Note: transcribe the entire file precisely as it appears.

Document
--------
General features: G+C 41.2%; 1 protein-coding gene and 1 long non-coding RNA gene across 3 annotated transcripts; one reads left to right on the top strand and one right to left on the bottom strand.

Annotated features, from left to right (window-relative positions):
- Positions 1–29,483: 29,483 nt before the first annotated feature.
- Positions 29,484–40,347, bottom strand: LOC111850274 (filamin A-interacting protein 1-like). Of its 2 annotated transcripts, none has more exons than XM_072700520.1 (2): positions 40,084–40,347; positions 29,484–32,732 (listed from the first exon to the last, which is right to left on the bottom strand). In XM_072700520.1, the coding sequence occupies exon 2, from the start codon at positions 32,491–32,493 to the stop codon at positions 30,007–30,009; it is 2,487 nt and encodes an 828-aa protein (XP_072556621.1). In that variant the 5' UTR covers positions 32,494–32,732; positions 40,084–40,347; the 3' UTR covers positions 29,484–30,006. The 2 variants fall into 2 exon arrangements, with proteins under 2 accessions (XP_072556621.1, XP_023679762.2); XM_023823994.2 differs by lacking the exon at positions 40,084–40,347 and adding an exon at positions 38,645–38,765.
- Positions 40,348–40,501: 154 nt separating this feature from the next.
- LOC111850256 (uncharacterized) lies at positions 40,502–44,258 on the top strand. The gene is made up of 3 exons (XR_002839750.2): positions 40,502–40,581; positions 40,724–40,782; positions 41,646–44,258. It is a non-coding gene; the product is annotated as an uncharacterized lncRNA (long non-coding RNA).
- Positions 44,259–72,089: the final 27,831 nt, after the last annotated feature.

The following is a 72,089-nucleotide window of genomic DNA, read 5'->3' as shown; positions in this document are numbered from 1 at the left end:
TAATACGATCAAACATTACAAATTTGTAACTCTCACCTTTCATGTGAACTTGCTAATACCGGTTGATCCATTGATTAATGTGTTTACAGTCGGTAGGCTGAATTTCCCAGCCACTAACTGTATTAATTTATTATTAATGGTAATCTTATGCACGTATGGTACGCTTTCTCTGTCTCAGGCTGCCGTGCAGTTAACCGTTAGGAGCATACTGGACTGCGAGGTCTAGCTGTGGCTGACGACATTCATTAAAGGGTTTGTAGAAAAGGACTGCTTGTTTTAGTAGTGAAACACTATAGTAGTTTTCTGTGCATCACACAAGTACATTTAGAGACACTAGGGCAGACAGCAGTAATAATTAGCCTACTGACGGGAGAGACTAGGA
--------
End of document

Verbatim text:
General features: G+C 41.2%; 1 protein-coding gene and 1 long non-coding RNA gene across 3 annotated transcripts; one reads left to right on the top strand and one right to left on the bottom strand.

Annotated features, from left to right (window-relative positions):
- Positions 1–29,483: 29,483 nt before the first annotated feature.
- Positions 29,484–40,347, bottom strand: LOC111850274 (filamin A-interacting protein 1-like). Of its 2 annotated transcripts, none has more exons than XM_072700520.1 (2): positions 40,084–40,347; positions 29,484–32,732 (listed from the first exon to the last, which is right to left on the bottom strand). In XM_072700520.1, the coding sequence occupies exon 2, from the start codon at positions 32,491–32,493 to the stop codon at positions 30,007–30,009; it is 2,487 nt and encodes an 828-aa protein (XP_072556621.1). In that variant the 5' UTR covers positions 32,494–32,732; positions 40,084–40,347; the 3' UTR covers positions 29,484–30,006. The 2 variants fall into 2 exon arrangements, with proteins under 2 accessions (XP_072556621.1, XP_023679762.2); XM_023823994.2 differs by lacking the exon at positions 40,084–40,347 and adding an exon at positions 38,645–38,765.
- Positions 40,348–40,501: 154 nt separating this feature from the next.
- LOC111850256 (uncharacterized) lies at positions 40,502–44,258 on the top strand. The gene is made up of 3 exons (XR_002839750.2): positions 40,502–40,581; positions 40,724–40,782; positions 41,646–44,258. It is a non-coding gene; the product is annotated as an uncharacterized lncRNA (long non-coding RNA).
- Positions 44,259–72,089: the final 27,831 nt, after the last annotated feature.

The following is a 72,089-nucleotide window of genomic DNA, read 5'->3' as shown; positions in this document are numbered from 1 at the left end:
TAATACGATCAAACATTACAAATTTGTAACTCTCACCTTTCATGTGAACTTGCTAATACCGGTTGATCCATTGATTAATGTGTTTACAGTCGGTAGGCTGAATTTCCCAGCCACTAACTGTATTAATTTATTATTAATGGTAATCTTATGCACGTATGGTACGCTTTCTCTGTCTCAGGCTGCCGTGCAGTTAACCGTTAGGAGCATACTGGACTGCGAGGTCTAGCTGTGGCTGACGACATTCATTAAAGGGTTTGTAGAAAAGGACTGCTTGTTTTAGTAGTGAAACACTATAGTAGTTTTCTGTGCATCACACAAGTACATTTAGAGACACTAGGGCAGACAGCAGTAATAATTAGCCTACTGACGGGAGAGACTAGGA